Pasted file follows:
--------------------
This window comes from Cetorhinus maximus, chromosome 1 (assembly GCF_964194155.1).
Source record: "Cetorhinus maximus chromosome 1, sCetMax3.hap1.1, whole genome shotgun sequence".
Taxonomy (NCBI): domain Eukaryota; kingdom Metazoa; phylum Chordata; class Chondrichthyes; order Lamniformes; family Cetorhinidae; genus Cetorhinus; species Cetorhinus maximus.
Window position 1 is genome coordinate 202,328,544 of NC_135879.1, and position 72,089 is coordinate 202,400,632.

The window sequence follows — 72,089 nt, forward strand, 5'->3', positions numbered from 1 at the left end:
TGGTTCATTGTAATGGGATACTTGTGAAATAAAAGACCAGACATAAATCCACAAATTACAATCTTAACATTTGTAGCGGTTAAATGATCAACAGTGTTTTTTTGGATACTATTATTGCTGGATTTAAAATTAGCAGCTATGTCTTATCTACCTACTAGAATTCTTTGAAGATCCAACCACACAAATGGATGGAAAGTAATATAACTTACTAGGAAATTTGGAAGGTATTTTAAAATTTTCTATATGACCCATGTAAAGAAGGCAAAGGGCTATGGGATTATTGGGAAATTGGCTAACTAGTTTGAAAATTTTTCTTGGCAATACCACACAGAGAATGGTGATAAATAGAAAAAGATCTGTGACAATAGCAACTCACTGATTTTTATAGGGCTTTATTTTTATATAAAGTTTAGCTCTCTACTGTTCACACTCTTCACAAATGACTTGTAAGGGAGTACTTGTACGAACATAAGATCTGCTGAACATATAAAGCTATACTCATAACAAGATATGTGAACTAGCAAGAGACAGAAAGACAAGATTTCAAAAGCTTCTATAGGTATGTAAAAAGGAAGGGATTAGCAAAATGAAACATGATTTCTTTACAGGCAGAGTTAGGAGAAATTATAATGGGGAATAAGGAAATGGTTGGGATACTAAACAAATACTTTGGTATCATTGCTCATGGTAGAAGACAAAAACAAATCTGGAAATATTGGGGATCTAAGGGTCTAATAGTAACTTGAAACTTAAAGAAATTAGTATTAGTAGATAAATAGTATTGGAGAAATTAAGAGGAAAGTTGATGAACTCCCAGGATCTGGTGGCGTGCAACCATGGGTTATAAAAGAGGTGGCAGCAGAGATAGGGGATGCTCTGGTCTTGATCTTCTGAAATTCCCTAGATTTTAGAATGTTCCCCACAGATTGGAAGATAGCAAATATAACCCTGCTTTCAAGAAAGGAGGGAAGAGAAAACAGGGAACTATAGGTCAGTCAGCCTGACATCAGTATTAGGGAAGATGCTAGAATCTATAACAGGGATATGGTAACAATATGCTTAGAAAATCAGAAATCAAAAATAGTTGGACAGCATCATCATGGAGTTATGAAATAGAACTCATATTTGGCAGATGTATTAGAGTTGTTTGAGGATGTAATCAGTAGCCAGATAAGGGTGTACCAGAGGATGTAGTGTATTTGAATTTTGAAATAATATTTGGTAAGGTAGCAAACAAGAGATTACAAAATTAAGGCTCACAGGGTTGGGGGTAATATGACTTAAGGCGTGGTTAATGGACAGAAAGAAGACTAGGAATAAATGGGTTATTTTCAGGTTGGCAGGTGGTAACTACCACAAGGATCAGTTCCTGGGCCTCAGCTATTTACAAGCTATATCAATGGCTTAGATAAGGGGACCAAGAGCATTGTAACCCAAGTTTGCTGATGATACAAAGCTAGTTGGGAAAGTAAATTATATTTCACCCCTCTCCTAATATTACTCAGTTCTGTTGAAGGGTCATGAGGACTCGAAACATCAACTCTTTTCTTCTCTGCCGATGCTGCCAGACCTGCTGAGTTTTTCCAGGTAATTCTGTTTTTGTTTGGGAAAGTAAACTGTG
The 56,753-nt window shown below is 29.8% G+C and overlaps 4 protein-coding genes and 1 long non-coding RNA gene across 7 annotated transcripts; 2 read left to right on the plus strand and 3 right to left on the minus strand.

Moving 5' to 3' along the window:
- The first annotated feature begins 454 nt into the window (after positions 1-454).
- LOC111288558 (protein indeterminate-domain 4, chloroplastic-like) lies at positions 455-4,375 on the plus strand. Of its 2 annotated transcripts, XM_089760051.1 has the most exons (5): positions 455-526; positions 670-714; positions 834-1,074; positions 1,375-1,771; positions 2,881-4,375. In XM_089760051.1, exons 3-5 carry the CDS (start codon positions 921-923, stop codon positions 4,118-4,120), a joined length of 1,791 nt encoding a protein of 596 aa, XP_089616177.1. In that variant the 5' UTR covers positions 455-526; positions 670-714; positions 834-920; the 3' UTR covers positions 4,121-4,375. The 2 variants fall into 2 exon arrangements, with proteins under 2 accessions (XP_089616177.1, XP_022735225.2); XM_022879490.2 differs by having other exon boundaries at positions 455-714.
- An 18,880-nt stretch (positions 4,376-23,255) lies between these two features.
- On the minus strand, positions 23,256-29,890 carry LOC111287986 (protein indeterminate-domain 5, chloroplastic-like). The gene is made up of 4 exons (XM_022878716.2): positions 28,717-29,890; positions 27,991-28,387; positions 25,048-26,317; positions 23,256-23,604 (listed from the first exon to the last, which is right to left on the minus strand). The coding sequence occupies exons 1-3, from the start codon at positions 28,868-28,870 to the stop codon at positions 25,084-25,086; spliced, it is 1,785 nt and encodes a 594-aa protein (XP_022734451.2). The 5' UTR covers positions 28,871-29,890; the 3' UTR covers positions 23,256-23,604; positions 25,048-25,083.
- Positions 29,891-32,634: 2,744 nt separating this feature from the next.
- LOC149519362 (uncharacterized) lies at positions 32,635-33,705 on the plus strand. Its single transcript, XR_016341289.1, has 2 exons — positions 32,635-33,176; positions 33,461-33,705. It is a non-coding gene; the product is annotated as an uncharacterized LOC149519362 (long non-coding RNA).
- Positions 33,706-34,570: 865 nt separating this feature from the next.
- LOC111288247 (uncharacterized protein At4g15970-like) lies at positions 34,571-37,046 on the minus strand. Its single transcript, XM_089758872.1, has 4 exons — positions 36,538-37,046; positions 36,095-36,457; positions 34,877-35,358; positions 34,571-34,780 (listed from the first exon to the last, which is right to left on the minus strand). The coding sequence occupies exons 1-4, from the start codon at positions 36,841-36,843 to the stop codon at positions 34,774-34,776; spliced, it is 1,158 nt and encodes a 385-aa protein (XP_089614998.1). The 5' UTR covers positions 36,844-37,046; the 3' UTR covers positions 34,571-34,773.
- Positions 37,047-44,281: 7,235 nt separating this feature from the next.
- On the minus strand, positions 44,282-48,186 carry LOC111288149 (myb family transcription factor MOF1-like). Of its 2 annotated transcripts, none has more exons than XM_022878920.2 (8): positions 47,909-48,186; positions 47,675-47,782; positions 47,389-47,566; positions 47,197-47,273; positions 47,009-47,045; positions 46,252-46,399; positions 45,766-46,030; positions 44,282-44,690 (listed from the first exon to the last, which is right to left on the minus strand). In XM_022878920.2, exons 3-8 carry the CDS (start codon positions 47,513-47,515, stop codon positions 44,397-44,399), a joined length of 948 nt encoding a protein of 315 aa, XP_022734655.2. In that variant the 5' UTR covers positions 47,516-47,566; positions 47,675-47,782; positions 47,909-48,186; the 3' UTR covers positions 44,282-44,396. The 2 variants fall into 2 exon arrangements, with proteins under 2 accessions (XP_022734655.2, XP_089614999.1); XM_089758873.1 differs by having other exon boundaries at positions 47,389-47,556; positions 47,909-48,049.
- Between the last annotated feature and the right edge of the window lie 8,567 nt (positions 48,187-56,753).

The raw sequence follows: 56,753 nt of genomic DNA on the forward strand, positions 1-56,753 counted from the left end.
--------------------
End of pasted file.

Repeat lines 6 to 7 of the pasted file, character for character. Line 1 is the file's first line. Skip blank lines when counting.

TGGTTCATTGTAATGGGATACTTGTGAAATAAAAGACCAGACATAAATCCACAAATTACAATCTTAACATTTGTAGCGGTTAAATGATCAACAGTGTTTTTTTGGATACTATTATTGCTGGATTTAAAATTAGCAGCTATGTCTTATCTACCTACTAGAATTCTTTGAAGATCCAACCACACAAATGGATGGAAAGTAATATAACTTACTAGGAAATTTGGAAGGTATTTTAAAATTTTCTATATGACCCATGTAAAGAAGGCAAAGGGCTATGGGATTATTGGGAAATTGGCTAACTAGTTTGAAAATTTTTCTTGGCAATACCACACAGAGAATGGTGATAAATAGAAAAAGATCTGTGACAATAGCAACTCACTGATTTTTATAGGGCTTTATTTTTATATAAAGTTTAGCTCTCTACTGTTCACACTCTTCACAAATGACTTGTAAGGGAGTACTTGTACGAACATAAGATCTGCTGAACATATAAAGCTATACTCATAACAAGATATGTGAACTAGCAAGAGACAGAAAGACAAGATTTCAAAAGCTTCTATAGGTATGTAAAAAGGAAGGGATTAGCAAAATGAAACATGATTTCTTTACAGGCAGAGTTAGGAGAAATTATAATGGGGAATAAGGAAATGGTTGGGATACTAAACAAATACTTTGGTATCATTGCTCATGGTAGAAGACAAAAACAAATCTGGAAATATTGGGGATCTAAGGGTCTAATAGTAACTTGAAACTTAAAGAAATTAGTATTAGTAGATAAATAGTATTGGAGAAATTAAGAGGAAAGTTGATGAACTCCCAGGATCTGGTGGCGTGCAACCATGGGTTATAAAAGAGGTGGCAGCAGAGATAGGGGATGCTCTGGTCTTGATCTTCTGAAATTCCCTAGATTTTAGAATGTTCCCCACAGATTGGAAGATAGCAAATATAACCCTGCTTTCAAGAAAGGAGGGAAGAGAAAACAGGGAACTATAGGTCAGTCAGCCTGACATCAGTATTAGGGAAGATGCTAGAATCTATAACAGGGATATGGTAACAATATGCTTAGAAAATCAGAAATCAAAAATAGTTGGACAGCATCATCATGGAGTTATGAAATAGAACTCATATTTGGCAGATGTATTAGAGTTGTTTGAGGATGTAATCAGTAGCCAGATAAGGGTGTACCAGAGGATGTAGTGTATTTGAATTTTGAAATAATATTTGGTAAGGTAGCAAACAAGAGATTACAAAATTAAGGCTCACAGGGTTGGGGGTAATATGACTTAAGGCGTGGTTAATGGACAGAAAGAAGACTAGGAATAAATGGGTTATTTTCAGGTTGGCAGGTGGTAACTACCACAAGGATCAGTTCCTGGGCCTCAGCTATTTACAAGCTATATCAATGGCTTAGATAAGGGGACCAAGAGCATTGTAACCCAAGTTTGCTGATGATACAAAGCTAGTTGGGAAAGTAAATTATATTTCACCCCTCTCCTAATATTACTCAGTTCTGTTGAAGGGTCATGAGGACTCGAAACATCAACTCTTTTCTTCTCTGCCGATGCTGCCAGACCTGCTGAGTTTTTCCAGGTAATTCTGTTTTTGTTTGGGAAAGTAAACTGTG
The 56,753-nt window shown below is 29.8% G+C and overlaps 4 protein-coding genes and 1 long non-coding RNA gene across 7 annotated transcripts; 2 read left to right on the plus strand and 3 right to left on the minus strand.